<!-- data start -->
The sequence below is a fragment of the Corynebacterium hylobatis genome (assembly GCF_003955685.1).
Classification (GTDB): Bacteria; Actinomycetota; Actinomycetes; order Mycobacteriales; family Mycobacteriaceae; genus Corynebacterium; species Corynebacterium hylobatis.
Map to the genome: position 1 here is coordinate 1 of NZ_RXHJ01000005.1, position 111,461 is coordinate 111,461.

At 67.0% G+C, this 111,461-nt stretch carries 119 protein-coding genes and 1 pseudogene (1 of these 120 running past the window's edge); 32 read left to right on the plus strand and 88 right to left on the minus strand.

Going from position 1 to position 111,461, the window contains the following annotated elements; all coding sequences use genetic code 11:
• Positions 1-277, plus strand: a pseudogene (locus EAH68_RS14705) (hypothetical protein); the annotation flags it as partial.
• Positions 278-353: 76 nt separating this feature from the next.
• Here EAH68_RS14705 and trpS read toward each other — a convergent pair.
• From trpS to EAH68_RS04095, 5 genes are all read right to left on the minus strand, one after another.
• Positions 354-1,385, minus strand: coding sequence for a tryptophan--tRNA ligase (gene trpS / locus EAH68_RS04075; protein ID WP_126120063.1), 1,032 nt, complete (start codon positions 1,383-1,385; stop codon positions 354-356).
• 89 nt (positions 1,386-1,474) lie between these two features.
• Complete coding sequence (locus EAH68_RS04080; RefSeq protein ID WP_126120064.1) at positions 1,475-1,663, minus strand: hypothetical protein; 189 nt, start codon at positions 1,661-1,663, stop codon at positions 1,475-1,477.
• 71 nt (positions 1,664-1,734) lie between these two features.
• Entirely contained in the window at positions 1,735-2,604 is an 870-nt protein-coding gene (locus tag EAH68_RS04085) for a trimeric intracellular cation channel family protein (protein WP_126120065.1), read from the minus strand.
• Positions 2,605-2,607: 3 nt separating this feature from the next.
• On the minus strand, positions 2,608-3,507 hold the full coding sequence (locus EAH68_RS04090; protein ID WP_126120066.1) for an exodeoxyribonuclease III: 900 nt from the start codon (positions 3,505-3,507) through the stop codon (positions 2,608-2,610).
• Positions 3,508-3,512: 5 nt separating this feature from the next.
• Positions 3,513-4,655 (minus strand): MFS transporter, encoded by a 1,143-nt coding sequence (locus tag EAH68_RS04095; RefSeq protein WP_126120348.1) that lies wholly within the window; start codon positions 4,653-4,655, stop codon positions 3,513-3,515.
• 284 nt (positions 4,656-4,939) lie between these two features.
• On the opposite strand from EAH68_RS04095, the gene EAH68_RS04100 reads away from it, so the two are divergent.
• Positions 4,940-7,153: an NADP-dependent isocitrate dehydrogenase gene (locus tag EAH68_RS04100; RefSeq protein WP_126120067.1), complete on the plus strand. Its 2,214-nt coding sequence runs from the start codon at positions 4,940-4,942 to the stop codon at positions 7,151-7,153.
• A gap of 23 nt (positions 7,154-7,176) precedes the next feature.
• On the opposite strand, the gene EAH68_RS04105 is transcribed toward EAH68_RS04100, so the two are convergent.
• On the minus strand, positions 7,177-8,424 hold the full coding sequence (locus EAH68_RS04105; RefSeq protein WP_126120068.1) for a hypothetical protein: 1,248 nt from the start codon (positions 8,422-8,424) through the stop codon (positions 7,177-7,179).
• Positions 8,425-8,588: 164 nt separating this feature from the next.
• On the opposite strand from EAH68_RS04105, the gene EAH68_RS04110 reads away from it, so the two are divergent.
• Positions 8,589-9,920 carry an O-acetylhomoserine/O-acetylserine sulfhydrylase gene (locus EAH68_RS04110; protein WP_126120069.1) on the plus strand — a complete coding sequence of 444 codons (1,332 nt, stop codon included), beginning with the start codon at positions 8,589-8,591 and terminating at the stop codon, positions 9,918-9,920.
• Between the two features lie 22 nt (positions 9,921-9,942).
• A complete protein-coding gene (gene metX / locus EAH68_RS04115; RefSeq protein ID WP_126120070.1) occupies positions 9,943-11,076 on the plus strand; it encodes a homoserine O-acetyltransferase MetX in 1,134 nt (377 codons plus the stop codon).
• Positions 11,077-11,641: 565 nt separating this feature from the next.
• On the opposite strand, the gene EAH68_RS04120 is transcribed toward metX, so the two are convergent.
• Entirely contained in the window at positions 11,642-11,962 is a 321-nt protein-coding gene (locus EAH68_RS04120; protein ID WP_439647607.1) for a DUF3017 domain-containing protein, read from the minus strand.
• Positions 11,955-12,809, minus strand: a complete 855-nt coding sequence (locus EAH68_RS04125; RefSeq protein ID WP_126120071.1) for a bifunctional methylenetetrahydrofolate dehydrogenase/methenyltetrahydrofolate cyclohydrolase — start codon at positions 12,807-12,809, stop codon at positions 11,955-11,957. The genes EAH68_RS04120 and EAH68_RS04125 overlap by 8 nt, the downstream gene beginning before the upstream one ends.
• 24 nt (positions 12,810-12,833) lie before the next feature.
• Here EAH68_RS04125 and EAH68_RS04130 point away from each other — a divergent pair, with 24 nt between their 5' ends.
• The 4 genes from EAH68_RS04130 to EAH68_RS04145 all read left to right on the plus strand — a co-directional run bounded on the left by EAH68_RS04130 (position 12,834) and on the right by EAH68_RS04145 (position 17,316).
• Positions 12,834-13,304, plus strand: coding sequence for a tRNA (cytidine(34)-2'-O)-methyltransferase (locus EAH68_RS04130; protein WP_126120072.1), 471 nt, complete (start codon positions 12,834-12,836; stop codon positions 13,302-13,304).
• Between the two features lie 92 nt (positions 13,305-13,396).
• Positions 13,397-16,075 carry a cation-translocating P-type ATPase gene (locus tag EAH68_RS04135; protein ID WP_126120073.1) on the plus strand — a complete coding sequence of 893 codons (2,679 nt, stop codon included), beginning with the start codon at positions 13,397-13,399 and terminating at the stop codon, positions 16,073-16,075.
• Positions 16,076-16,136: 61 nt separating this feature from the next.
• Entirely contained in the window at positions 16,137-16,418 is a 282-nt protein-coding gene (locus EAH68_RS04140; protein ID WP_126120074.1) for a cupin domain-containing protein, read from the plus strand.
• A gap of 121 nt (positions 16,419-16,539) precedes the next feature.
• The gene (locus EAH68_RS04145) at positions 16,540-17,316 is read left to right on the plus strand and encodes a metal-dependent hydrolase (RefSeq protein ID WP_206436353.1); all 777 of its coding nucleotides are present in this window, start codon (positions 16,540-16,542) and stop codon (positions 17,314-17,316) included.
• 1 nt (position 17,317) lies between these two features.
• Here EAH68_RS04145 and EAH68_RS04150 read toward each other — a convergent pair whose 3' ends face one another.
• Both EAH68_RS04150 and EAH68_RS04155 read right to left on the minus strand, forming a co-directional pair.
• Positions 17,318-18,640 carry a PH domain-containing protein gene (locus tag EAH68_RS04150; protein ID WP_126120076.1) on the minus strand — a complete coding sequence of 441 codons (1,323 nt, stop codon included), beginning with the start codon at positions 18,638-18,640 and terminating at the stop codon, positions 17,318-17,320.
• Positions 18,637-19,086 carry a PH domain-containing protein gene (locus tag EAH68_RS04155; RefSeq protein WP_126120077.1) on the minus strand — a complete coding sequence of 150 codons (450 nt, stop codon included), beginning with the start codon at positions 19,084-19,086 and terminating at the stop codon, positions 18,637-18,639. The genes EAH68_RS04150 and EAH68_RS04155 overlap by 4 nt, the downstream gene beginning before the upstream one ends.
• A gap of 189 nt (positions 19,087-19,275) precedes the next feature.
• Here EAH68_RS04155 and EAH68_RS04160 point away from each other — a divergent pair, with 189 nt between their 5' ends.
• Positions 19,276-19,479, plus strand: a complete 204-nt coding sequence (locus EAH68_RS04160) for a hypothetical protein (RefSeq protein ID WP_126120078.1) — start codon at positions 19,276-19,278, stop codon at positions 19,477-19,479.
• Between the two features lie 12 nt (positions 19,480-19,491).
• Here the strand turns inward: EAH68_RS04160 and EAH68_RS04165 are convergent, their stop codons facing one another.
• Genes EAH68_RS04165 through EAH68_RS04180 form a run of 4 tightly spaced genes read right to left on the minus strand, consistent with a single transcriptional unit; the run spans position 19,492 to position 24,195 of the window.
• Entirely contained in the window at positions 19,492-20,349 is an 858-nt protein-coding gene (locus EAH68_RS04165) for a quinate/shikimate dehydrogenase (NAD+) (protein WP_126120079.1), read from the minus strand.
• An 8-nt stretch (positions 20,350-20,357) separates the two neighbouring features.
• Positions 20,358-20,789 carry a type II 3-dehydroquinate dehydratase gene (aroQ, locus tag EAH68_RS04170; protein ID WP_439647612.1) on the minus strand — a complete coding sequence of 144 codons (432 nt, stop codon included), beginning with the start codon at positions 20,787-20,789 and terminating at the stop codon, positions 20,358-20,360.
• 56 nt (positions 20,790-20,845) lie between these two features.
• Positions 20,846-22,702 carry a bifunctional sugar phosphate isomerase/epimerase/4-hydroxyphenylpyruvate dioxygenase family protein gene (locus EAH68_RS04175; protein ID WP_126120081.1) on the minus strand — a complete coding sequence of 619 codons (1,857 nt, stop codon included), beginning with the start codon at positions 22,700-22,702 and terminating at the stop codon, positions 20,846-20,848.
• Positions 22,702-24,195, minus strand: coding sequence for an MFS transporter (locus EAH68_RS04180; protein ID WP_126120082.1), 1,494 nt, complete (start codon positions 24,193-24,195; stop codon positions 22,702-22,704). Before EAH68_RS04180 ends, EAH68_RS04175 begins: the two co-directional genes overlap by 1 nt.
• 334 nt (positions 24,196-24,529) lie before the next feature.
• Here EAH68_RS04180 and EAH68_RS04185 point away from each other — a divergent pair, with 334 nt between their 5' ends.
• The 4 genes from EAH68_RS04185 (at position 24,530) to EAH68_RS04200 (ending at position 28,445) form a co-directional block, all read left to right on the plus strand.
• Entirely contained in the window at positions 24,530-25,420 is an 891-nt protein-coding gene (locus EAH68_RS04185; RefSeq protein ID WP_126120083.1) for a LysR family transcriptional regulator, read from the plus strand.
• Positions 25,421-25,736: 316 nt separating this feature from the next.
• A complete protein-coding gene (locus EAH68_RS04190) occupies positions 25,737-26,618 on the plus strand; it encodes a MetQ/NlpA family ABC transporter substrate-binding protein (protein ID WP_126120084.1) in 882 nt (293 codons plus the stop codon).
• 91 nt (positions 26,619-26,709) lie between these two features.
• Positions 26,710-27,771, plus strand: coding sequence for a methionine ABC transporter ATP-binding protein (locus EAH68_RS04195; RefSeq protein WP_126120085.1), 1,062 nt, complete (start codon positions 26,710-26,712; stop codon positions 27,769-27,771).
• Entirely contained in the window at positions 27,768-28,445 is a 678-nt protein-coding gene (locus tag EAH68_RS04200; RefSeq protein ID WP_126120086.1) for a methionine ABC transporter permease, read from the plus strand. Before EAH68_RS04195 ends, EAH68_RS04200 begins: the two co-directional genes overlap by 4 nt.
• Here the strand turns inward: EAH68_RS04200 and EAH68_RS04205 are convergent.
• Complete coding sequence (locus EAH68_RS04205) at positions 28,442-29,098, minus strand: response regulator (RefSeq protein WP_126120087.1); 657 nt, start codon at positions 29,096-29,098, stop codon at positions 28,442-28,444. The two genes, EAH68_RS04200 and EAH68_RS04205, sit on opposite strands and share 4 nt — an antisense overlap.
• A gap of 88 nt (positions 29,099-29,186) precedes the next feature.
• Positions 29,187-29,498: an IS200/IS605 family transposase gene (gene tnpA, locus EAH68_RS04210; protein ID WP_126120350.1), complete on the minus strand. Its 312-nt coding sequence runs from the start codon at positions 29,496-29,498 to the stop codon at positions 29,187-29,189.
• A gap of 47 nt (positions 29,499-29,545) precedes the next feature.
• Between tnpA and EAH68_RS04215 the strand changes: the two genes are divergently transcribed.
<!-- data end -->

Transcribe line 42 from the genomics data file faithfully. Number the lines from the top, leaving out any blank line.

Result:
• A gap of 121 nt (positions 16,419-16,539) precedes the next feature.